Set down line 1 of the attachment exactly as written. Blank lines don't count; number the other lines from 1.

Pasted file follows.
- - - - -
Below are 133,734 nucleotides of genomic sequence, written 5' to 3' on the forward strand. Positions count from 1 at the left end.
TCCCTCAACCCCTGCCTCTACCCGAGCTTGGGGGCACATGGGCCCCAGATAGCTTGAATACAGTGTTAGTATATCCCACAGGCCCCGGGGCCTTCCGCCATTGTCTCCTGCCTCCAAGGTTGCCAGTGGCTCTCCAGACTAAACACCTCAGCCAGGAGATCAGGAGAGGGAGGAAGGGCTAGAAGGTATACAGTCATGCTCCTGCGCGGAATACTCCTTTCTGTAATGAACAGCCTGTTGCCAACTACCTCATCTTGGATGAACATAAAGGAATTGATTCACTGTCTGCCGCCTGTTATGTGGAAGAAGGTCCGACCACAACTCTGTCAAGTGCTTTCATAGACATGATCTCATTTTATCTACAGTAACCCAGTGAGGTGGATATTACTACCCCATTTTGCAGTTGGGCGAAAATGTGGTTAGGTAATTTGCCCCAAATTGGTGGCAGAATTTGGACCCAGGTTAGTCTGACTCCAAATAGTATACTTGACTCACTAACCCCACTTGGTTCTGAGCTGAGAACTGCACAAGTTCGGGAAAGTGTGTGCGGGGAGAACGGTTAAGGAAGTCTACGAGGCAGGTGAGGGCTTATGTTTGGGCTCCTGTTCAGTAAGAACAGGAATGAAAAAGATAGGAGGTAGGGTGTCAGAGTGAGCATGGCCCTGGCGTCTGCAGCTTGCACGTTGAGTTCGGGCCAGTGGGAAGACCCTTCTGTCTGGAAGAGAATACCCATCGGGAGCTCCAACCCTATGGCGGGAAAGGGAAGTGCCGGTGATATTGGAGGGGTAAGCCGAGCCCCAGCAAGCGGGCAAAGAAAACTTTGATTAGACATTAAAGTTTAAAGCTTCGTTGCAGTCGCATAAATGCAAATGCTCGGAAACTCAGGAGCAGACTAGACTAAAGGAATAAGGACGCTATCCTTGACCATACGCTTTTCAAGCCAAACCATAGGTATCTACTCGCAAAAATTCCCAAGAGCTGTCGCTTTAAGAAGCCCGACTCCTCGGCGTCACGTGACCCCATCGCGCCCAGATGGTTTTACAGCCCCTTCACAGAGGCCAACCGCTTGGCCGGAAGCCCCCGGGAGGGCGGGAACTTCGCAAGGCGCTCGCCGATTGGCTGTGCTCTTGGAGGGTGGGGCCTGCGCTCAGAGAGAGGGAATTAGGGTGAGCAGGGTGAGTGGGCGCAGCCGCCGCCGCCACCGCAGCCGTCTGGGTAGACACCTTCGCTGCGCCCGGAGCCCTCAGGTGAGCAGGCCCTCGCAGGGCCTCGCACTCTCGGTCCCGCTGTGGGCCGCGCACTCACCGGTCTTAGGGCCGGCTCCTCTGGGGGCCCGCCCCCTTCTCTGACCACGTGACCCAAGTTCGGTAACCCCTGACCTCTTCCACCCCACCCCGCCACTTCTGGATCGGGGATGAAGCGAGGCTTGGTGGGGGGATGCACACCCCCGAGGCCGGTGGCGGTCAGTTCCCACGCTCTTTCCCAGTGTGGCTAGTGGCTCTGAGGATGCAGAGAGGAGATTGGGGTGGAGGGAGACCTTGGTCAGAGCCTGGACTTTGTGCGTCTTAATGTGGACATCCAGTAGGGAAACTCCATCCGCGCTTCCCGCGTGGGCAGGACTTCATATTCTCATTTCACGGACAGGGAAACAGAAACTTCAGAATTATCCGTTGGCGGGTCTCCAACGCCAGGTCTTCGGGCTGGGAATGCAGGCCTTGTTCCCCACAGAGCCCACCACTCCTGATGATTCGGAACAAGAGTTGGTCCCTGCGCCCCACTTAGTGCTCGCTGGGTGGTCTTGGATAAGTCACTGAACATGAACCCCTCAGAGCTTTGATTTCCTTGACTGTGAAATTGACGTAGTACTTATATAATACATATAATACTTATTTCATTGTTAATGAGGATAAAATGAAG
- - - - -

Below are 133,734 nucleotides of genomic sequence, written 5' to 3' on the forward strand. Positions count from 1 at the left end.